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The AR-assisted Ultrasound by Butterfly Network is Here to Allow Doctors Guide Your Home Scans

The handheld ultrasound device of Butterfly Network, the Butterfly iQ, has been on the market since 2018. It is connected to a tablet or phone and can act like a small movable medical tool.

However, it is meant to be used by qualified medical practitioners only. The device promises a future with remote assistance to patients by utilising pop-up 3D instructions that could also instruct a patient on how to use the device in a proper manner.

The latest changes in FDA permit medical imaging tools to be utilised remotely by doctors during situations of emergency. This indicates that Butterfly Network’s technology can now be used at home with the help of remote AR-assistance software, which taps into Apple’s ARKit for rendering 3D directions as an individual makes use of it.

One can notice the small scanner having the size of a hair trimmer point over the body of a patient. In another window, pulsing ultrasound echoes are visible. Markers and arrows that can be placed on the iPad or iPhone of a patient can remotely instruct in which direction to look or to mark the interesting areas. Matt de Jonge, the VP of Product at Butterfly Networks considers it to be a “magic mirror”, which assists someone to align the scanner, and observe the live guidance of the doctor at the same time.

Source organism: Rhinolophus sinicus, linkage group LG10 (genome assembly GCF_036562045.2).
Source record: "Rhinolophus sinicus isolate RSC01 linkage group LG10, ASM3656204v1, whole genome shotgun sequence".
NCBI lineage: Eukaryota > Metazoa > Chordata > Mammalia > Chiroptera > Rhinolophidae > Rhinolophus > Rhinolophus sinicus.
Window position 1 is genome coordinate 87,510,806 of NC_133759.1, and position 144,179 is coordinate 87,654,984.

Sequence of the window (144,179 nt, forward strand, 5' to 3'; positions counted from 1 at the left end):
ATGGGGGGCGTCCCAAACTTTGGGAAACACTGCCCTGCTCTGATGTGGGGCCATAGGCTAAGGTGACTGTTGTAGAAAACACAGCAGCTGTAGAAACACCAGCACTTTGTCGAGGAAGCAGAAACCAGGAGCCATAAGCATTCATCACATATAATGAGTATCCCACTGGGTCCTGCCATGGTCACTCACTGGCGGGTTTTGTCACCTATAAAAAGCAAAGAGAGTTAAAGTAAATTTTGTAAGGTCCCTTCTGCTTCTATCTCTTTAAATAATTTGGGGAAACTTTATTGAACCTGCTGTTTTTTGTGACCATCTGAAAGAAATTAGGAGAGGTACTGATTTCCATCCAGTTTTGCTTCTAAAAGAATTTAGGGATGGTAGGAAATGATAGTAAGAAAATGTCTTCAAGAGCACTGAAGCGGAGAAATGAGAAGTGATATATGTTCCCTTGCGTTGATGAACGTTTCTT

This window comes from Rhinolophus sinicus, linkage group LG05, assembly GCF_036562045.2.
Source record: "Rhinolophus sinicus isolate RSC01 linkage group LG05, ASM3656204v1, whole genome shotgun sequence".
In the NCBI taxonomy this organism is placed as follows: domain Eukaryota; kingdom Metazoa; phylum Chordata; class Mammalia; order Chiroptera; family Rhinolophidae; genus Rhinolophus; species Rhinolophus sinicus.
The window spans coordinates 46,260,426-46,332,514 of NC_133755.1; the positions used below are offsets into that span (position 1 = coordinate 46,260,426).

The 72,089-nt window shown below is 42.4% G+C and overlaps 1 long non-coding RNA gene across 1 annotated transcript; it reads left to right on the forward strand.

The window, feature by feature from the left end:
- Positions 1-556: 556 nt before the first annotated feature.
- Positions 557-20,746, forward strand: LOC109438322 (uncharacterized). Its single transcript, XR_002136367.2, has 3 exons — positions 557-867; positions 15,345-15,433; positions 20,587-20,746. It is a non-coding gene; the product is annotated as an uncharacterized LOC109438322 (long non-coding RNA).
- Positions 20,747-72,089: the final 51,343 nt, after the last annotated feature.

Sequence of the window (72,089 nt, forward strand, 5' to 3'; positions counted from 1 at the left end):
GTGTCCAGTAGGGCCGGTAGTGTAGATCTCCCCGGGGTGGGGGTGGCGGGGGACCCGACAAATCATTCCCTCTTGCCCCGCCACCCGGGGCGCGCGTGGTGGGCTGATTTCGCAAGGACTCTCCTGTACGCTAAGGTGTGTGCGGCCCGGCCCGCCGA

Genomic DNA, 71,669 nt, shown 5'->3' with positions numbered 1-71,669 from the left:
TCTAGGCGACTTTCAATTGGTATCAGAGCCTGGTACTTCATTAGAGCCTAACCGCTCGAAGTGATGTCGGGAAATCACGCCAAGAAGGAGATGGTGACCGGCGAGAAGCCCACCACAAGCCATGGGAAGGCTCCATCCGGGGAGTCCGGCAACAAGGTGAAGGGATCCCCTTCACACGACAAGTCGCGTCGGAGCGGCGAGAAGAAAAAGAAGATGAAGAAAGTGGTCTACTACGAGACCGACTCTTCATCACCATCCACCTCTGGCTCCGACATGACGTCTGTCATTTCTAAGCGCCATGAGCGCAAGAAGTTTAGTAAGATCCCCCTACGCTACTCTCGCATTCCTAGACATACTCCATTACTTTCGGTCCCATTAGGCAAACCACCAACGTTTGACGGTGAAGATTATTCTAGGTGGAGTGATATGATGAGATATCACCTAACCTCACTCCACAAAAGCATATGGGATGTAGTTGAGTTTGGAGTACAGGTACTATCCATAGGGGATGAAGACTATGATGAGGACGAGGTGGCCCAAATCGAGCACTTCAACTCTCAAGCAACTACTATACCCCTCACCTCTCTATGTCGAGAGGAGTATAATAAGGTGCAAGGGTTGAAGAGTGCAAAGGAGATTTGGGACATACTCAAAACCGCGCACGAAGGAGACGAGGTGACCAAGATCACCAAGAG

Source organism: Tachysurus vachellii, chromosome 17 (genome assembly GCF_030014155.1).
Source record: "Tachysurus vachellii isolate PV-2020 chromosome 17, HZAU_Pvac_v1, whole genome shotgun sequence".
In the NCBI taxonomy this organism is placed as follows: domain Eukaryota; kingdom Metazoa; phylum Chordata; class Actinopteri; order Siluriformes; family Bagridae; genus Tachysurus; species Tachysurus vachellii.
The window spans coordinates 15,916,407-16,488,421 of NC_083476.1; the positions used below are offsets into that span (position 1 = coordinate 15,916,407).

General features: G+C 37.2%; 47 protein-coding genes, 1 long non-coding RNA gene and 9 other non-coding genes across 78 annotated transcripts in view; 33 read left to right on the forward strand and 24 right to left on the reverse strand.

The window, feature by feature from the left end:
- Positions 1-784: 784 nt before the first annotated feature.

The abilities of the Butterfly iQ include checking possible broken bones, pregnancies and even lung conditions. In fact, Butterfly Network’s reports say that doctors are presently remotely looking for indications of lung damage related to COVID-19 with the help of the technology.

The feature of TeleGuidance works on the latest iPads and iPhones (fifth-gen iPad Mini, iPhone XR and later, and the Airs and Pros) that can handle the AR as well as room-scanning. The portable scanner also works with certain Android phones, but without the AR guidance. de Jonge thinks that more developed phones with improved room scanning and computer vision will be of more assistance down the road.

Butterfly Network has clarified that owing to the emergency of coronavirus, the FDA permission is temporary. The company stated that they are closely working with the FDA for bringing effective, safe and remote-guided ultrasound imaging to the patient and medical community. The firm is thankful for the chance to help with clinical care in such challenging times.

The ultrasound hardware is undoubtedly costly at $2,000 plus subscription services. However, the company has said that doctors can either loan or prescribe them. There is a chance that the product will be covered by insurance. Hence, it might be some time before homeowners start buying them for domestic purposes.

The notion of AR assistance can be useful in different types of ways –  a technician instructing you through technical support or home repair, doctors, a contractor striving to get an insight into your office and home device, etc. This sort of home aid is not available yet. However, it appears to be a promising step for the future even post lockdown.

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